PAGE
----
Observations on the application of Disavow
Here at LinkRisk we spend a huge amount of time working with the disavow files of customers and watching their impact. We take the responsibility of holding and creating those little text files massively seriously.
Recently there has been an increase in debate with some customers on how Disavow should be handled and how we see it being applied at Google. I thought I would share some of that debate here and talk through some of the technicalities of handling risk within that process.
Some basics: –
We suggest that in almost ALL cases customers disavow at domain level.
This should be done as domain:example.com (Google also seem to accept domain: example.com nowadays – note the space)
The debate on where to host the disavow.
Our standing advice is that the disavow should be uploaded to all domains affected by issues. I would extend that to say: –
Upload the disavow to every domain potentially touched by the risk.
Now to be even more prescriptive on how we suggest this is approached: –
Upload the disavow to every domain that could be regarded by Google as potentially in benefit from the links applied. This means upload to the www and non-www versions of the domain and to the http and https versions if claimed in WMT.
Also upload it to any domain that is the beneficiary of a redirection.
This would also include any domain that is redirected using softer or less frequently used methods, by this I mean if you 301 OR 302 to a new domain you should include the disavow from the old on the new and if you target a new domain using canonical you should do the same.
If there is potential for the target to benefit from the source then the disavow needs to be on both.
This DOES NOT mean we believe that Google applies the negative impact of links pointed at source onto the target but it does mean that the potential exists for them to do so or that they have every right to, under manual review, consider the redirection in any form to be an avoidance of the true risk or a manipulation of their link value.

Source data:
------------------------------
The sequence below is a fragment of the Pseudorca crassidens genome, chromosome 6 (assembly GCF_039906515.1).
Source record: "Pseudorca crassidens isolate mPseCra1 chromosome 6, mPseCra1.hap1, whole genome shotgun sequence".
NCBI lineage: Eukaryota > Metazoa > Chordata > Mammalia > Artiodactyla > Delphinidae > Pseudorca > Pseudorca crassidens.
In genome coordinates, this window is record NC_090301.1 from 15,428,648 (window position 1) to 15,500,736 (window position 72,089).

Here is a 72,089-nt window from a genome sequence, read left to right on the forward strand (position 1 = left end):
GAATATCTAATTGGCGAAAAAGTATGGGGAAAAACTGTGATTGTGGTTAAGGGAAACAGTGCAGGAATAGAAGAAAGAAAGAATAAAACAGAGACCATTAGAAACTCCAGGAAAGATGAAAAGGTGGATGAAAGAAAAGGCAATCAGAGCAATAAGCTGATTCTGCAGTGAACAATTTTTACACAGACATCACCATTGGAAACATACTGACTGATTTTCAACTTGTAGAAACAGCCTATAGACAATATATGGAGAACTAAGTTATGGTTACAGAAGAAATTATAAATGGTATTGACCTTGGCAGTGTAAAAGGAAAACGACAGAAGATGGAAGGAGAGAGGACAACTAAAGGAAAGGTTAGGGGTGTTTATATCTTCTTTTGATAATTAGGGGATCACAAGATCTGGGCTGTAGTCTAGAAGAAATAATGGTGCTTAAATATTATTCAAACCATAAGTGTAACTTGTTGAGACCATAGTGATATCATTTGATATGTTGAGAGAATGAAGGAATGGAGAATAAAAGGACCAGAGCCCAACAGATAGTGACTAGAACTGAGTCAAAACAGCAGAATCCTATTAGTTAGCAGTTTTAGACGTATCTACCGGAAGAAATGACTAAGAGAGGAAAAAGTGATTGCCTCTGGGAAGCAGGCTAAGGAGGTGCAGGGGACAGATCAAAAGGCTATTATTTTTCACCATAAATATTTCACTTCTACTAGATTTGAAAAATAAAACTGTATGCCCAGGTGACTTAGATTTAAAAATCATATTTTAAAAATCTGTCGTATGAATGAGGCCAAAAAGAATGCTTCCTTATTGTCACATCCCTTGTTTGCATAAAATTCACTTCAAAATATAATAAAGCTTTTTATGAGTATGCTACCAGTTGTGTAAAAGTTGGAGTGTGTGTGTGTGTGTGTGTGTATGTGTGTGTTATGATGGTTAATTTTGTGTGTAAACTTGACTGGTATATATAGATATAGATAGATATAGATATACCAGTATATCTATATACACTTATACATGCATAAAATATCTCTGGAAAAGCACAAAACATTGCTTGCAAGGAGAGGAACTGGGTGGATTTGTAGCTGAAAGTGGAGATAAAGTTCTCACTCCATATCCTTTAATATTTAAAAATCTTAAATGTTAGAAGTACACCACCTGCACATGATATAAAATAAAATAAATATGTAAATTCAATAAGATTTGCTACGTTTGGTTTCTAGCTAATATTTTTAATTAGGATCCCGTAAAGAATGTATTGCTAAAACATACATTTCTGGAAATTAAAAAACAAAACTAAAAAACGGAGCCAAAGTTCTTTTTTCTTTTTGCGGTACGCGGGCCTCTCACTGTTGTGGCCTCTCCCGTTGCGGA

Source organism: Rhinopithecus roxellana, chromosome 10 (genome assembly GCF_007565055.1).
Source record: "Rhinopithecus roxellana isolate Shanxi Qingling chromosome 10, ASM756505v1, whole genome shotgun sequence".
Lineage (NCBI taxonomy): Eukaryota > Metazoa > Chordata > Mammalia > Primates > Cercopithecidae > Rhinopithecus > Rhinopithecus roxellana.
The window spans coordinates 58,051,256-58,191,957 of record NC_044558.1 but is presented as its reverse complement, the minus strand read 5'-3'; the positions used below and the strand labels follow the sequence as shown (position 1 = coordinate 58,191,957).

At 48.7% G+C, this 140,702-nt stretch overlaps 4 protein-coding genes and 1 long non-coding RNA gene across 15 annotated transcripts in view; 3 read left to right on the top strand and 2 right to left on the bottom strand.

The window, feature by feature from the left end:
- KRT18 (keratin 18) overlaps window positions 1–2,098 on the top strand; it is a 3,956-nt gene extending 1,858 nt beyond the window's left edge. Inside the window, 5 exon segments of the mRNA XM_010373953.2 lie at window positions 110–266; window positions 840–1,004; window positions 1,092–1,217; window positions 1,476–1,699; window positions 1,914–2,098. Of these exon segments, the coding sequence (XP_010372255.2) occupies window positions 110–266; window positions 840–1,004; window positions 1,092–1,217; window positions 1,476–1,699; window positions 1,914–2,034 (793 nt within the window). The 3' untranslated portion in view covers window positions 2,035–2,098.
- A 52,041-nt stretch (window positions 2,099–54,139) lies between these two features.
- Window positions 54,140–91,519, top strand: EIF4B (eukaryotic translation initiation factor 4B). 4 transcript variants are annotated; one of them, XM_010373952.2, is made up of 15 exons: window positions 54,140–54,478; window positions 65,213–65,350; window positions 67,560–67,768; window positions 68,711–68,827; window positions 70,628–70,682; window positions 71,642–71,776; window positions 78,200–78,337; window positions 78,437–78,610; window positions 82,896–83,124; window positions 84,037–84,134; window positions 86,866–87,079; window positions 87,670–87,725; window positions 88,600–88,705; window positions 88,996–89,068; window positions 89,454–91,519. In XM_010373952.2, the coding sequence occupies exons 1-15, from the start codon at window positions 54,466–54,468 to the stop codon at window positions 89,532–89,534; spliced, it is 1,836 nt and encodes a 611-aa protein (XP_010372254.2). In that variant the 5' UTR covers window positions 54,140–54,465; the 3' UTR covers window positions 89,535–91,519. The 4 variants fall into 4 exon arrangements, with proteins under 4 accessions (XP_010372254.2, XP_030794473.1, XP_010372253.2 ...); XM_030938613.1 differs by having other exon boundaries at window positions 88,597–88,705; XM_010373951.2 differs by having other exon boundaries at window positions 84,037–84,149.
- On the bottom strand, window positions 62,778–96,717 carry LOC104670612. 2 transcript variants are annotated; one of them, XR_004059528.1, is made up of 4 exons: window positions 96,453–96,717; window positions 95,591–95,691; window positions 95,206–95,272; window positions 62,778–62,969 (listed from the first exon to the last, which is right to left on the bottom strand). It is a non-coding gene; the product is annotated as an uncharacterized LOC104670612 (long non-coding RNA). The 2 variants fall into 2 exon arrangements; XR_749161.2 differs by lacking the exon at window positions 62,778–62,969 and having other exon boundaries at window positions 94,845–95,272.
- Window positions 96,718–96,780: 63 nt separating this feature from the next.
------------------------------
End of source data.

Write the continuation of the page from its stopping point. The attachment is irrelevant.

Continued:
The debate on how Google applies disavow internally
We still see numerous instances where people try to save themselves the bother of auditing correctly and just add things like: –
Its our view that this isn’t something that Google would take and negate the risk of everything under those properties. Our parsing rules internally at LinkRisk wont allow you to disavow massive scale blogging platforms in that way.
We therefore suggest you deal with the subdomains as unique sites as you would elsewhere.
The Majestic issue
We are huge supporters of Majestic, we believe that ‘Real SEO’s use Majestic’. Their data does tend to need more work to clean than most though as they take the view that you should be given all the urls that they see rather than them pre-processing that data before export. That means that in your average Majestic export you will find a larger percentage of links from places like: –
In reality, to Google this is probably all viewed as one page. Our suggestion is to make your decision at root and deal with this as
The debate on removing from the disavow
- Can you do it? Yes
- Should you do it? ONLY if the entry was a mistake in the first place
- Will the value come back if its removed from the file? Yes but not as quickly as you’d like or expect it seems.
The debate on adding notation to the disavow
You upload a .txt file to Google, when you download the file again its a .csv and its lost the notation. Does that mean that you’re wasting your time in adding notation?
In our view no, its still best practice to add notation on why something was disavowed in the first place. Notation isn’t a method by which you communicate your methods to Google’s team, its a tool to make sure you understand why the entry is there and to use as evidence if you ever have to justify that both internally, externally and to Google in reconsideration request.
Be super careful with the disavow, its a powerful tool in your armoury as an SEO and if you don’t feel confident then ask.